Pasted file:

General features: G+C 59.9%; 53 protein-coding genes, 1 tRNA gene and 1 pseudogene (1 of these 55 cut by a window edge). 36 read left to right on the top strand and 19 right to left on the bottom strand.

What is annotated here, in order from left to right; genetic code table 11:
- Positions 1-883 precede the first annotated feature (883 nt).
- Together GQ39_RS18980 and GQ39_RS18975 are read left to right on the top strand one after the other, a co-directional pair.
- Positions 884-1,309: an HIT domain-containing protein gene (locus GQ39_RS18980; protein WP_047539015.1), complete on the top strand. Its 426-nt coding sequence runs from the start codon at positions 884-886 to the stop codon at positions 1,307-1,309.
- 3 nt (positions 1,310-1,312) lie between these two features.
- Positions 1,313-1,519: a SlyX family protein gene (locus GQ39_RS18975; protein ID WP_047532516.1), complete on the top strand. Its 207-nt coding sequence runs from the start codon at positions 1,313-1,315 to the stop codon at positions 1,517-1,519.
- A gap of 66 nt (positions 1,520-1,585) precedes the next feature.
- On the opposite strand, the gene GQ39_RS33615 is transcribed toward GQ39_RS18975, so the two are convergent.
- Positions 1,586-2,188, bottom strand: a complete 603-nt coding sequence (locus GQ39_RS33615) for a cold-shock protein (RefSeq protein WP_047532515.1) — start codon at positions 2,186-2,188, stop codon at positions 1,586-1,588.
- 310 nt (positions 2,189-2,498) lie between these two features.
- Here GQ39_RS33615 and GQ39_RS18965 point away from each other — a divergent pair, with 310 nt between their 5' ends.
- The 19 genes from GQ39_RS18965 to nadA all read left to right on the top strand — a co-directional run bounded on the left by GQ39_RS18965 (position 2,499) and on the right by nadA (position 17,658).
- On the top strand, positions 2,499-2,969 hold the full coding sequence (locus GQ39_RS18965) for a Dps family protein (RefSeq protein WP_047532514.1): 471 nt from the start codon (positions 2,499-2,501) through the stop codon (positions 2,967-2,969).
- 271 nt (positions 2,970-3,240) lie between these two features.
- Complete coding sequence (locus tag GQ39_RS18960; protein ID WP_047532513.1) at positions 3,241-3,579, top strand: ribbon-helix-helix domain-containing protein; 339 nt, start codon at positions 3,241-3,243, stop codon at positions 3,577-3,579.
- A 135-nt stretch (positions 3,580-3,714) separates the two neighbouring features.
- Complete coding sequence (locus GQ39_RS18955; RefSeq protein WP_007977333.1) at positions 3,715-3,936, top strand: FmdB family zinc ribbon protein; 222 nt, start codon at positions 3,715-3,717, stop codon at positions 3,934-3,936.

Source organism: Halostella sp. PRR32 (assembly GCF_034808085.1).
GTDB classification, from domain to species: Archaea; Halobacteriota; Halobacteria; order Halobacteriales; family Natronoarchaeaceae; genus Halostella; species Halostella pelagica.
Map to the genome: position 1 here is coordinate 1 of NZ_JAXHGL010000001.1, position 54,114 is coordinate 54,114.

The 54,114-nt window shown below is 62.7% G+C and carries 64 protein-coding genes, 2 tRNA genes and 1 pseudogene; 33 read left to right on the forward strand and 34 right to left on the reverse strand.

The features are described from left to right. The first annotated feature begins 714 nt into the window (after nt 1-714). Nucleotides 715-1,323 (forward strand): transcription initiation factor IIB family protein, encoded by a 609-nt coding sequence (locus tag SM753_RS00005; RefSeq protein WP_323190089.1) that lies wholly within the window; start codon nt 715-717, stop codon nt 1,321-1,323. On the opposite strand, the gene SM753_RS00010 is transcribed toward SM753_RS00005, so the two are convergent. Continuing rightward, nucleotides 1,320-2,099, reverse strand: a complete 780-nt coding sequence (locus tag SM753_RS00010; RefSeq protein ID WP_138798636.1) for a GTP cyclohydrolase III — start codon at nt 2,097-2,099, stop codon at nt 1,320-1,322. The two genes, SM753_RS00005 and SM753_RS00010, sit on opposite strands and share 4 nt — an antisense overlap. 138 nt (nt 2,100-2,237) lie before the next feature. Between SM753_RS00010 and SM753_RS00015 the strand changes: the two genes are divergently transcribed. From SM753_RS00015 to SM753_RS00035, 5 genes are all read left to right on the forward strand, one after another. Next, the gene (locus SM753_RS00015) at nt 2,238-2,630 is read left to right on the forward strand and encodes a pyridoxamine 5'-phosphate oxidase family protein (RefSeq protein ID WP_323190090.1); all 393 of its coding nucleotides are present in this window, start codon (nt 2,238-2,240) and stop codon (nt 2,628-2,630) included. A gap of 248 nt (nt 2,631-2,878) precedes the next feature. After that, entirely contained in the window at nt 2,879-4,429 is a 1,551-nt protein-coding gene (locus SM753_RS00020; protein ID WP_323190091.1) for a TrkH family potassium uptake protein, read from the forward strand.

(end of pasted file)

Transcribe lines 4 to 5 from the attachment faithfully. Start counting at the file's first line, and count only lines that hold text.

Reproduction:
- Together GQ39_RS18980 and GQ39_RS18975 are read left to right on the top strand one after the other, a co-directional pair.
- Positions 884-1,309: an HIT domain-containing protein gene (locus GQ39_RS18980; protein WP_047539015.1), complete on the top strand. Its 426-nt coding sequence runs from the start codon at positions 884-886 to the stop codon at positions 1,307-1,309.